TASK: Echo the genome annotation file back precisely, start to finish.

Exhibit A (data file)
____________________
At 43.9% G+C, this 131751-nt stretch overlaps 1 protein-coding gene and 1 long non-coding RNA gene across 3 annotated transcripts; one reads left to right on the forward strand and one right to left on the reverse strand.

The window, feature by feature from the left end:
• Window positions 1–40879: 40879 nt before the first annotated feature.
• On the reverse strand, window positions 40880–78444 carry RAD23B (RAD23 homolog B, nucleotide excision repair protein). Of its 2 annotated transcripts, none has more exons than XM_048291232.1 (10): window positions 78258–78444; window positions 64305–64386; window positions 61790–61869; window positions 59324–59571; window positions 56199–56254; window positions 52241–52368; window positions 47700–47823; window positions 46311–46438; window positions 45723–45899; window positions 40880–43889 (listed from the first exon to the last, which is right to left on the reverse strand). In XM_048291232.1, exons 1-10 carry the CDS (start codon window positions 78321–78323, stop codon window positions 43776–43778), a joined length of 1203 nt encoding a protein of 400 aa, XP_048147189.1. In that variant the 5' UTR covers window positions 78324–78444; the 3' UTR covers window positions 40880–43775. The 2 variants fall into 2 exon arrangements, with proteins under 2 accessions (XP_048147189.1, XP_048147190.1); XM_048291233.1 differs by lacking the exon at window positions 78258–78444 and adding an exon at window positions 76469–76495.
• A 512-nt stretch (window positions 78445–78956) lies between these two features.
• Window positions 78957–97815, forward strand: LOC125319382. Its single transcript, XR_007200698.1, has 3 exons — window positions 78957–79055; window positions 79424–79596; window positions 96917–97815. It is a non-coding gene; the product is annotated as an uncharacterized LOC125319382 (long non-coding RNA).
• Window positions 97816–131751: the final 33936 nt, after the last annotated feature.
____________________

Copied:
At 43.9% G+C, this 131751-nt stretch overlaps 1 protein-coding gene and 1 long non-coding RNA gene across 3 annotated transcripts; one reads left to right on the forward strand and one right to left on the reverse strand.

The window, feature by feature from the left end:
• Window positions 1–40879: 40879 nt before the first annotated feature.
• On the reverse strand, window positions 40880–78444 carry RAD23B (RAD23 homolog B, nucleotide excision repair protein). Of its 2 annotated transcripts, none has more exons than XM_048291232.1 (10): window positions 78258–78444; window positions 64305–64386; window positions 61790–61869; window positions 59324–59571; window positions 56199–56254; window positions 52241–52368; window positions 47700–47823; window positions 46311–46438; window positions 45723–45899; window positions 40880–43889 (listed from the first exon to the last, which is right to left on the reverse strand). In XM_048291232.1, exons 1-10 carry the CDS (start codon window positions 78321–78323, stop codon window positions 43776–43778), a joined length of 1203 nt encoding a protein of 400 aa, XP_048147189.1. In that variant the 5' UTR covers window positions 78324–78444; the 3' UTR covers window positions 40880–43775. The 2 variants fall into 2 exon arrangements, with proteins under 2 accessions (XP_048147189.1, XP_048147190.1); XM_048291233.1 differs by lacking the exon at window positions 78258–78444 and adding an exon at window positions 76469–76495.
• A 512-nt stretch (window positions 78445–78956) lies between these two features.
• Window positions 78957–97815, forward strand: LOC125319382. Its single transcript, XR_007200698.1, has 3 exons — window positions 78957–79055; window positions 79424–79596; window positions 96917–97815. It is a non-coding gene; the product is annotated as an uncharacterized LOC125319382 (long non-coding RNA).
• Window positions 97816–131751: the final 33936 nt, after the last annotated feature.